Computers as metaphor, minds as computers; notes towards a dysfunctional robotics

I am building a series of small robots that explore different approaches to thinking about cognition. Computational theories of mind are used by cognitive scientists as a model of how to build an electronic mind and by psychologists to understand the human mind. I want to complicate these cognitivist ambitions through the building of a nervous robotics that is situated in the everyday behavioural realities of contemporary dysfunctional life.

Author(s)

John Tonkin
Associate Lecturer
Digital Cultures Program, The University of Sydney
john.tonkin@sydney.edu.au

I am building a series of small robots that explore different approaches to thinking about cognition. This paper presents some background material in the development of this project.

Cybernetics was defined by Norbert Wiener in 1948 as the science of communication and control in the animal and the machine (Wiener 1948). It used ideas of circuits, feedback, and information flow to describe how systems, both organisms and machines, functioned. Many of the core group of early cyberneticians had backgrounds in psychology, psychiatry and psychoanalysis. Some practitioners in these fields have since adopted cybernetic models to conceptualise their research, using a language of feedback loops and homeostatic control systems to describe the (mis)workings of the human mind. For example; Gregory Bateson wrote a paper titled 'The cybernetics of "self": a theory of alcoholism' (Bateson 1972)

Jean-Pierre Dupuy suggests that the development of cybernetics represented not so much the anthropomorphisation of the machine as the mechanisation of the human (Dupuy 2000). This is perhaps most obviously made manifest in computational theories of mind which have been used by cognitive psychologists as a means of understanding the human mind and by cognitive scientists as models of how to build an electronic mind. They see the mind as an information-processing system and thought as a form of computation. These symbolic approaches to thinking about the mind have been challenged by more embodied and embedded approaches to cognition and perception. This has been reflected through the development of a number of bottom-up approaches to AI and robotics, such as neural networks (McCulloch, Pitts 1943) and behaviour based robots (Brooks 1986), that are based on ideas of reactivity and situatedness rather than higher level symbolic modelling.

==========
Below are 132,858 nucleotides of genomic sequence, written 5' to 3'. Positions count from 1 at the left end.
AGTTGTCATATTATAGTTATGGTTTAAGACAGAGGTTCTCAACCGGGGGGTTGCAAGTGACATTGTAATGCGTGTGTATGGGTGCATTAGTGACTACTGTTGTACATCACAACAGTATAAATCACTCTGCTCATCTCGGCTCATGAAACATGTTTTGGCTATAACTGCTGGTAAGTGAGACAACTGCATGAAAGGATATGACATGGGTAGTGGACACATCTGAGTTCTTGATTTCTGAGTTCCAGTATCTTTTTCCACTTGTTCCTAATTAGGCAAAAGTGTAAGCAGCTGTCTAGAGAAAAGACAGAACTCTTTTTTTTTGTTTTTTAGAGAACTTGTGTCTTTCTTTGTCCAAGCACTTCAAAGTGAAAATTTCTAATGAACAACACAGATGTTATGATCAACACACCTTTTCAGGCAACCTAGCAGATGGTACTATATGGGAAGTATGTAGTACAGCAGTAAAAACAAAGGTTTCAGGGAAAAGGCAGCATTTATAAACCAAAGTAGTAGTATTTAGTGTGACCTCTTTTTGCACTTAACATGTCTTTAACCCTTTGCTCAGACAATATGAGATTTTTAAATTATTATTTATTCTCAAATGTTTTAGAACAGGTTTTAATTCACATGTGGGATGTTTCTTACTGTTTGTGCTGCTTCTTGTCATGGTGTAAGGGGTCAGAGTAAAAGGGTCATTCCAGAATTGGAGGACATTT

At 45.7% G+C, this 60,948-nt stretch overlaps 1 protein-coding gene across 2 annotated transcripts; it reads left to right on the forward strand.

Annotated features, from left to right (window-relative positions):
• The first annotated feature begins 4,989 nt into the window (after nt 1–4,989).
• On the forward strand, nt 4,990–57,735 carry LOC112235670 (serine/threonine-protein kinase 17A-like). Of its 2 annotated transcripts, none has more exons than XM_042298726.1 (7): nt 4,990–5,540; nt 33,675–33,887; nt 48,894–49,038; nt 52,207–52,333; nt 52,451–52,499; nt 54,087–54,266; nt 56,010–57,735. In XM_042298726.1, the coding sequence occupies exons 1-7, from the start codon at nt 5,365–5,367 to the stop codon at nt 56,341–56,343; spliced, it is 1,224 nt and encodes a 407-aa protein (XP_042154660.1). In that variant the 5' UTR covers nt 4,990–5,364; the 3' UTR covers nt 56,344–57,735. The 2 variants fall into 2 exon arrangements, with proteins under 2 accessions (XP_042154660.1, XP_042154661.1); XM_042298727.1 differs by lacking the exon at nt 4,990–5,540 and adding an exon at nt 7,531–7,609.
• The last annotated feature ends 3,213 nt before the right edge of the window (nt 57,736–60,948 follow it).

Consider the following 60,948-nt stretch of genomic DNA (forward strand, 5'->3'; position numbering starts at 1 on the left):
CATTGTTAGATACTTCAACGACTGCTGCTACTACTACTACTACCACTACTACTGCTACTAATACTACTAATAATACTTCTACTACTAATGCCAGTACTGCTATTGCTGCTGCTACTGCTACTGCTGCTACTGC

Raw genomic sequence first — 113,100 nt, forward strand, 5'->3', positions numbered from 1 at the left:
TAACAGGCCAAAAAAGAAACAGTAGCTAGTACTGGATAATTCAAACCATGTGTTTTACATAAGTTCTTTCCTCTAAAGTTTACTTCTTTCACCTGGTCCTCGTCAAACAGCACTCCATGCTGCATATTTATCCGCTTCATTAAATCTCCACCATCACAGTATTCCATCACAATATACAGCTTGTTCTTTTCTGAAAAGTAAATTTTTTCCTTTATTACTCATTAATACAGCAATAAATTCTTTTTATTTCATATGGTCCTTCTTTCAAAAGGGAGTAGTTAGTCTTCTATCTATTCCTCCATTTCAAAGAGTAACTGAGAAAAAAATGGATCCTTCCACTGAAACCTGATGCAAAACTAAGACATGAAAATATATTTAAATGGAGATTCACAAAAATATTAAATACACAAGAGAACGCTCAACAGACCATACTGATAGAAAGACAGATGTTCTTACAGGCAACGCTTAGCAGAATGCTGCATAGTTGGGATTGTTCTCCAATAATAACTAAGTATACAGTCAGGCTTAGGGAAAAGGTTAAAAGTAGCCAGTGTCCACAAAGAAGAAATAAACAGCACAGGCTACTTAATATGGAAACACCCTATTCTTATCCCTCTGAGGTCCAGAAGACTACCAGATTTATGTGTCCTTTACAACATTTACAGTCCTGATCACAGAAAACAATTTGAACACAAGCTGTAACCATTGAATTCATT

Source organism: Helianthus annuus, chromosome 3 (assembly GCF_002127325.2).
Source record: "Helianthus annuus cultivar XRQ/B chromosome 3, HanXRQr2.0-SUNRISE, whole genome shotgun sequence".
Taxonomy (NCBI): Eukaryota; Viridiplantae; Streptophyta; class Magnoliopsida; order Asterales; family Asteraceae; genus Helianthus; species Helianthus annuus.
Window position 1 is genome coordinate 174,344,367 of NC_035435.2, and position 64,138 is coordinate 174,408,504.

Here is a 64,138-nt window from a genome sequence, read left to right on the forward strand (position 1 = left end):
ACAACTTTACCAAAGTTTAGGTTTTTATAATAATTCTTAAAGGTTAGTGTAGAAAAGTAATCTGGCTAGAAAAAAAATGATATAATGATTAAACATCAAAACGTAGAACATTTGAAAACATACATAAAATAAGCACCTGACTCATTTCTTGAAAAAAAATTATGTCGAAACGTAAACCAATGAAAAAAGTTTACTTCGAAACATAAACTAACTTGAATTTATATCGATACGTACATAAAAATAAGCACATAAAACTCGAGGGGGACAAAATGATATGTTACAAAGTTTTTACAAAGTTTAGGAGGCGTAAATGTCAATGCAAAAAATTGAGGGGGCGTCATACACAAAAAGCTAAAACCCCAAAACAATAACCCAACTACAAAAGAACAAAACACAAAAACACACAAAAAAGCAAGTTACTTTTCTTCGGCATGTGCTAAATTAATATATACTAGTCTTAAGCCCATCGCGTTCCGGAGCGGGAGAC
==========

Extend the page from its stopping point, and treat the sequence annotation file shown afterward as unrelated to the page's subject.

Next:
AI researchers, regardless of their approach, are generally committed to building functional engineering tools that efficiently solve real world problems. If we are to take seriously the concept of a computational model of the mind; then does this not need to embrace the dysfunctional as well as the functional? I plan to investigate this question through the building of a nervous robotics; a robotics situated in the everyday behavioural realities of contemporary dysfunctional life. These robots are more likely to rock nervously in the corner than to lock you out of the spaceship (“Open the pod bay door, Hal. Sorry Dave, I'm afraid I can't do that” (2001: A Space Odyssey)) or attempt to enslave humanity.

The robots that I am building for this project draw from a number of different psychoanalytic theories as well as more generally from a folk psychology conception of the mind as being the home of internal mental processes such as motives, desires, phobias and neuroses. They use a range of computational approaches, for example Brooks' subsumption architecture (Brooks 1986), to create layered hierarchies of behaviours and stimulus/response reflexes. For ISEA 2011 I have built “attached/detached : robot love for beginners” which consists of two robots that go through an ever shifting interplay of insecurity and dismissiveness with occasional moments of mutual happiness. These robots are primarily focussed on seeking/avoiding each other and are oblivious to the audience. Their behaviours are based around attachment theory. Attachment theory grew out of research by psychoanalyst John Bowlby in the 1950s. It was further developed with developmental psychologist Mary Ainsworth in the 1960s and 70s. It concerns the relationship between infants and their primary caregiver. Bowlby was influenced by cybernetics. The young child's need for proximity to the attachment figure is balanced with a need for exploration in what he described as a homeostatic control system. It was extended in the 1980s to encompass attachment styles in adult romantic relationships. These different styles (secure, anxious-preoccupied, dismissive-avoidant and fearful-avoidant) corresponded to different combinations of a person’s attitudes (positive or negative) towards themself and towards their partner. I further explore the development of attachment theory as an example of the use of cybernetics to model human behaviour in a paper that I will be presenting at Rewire 2011.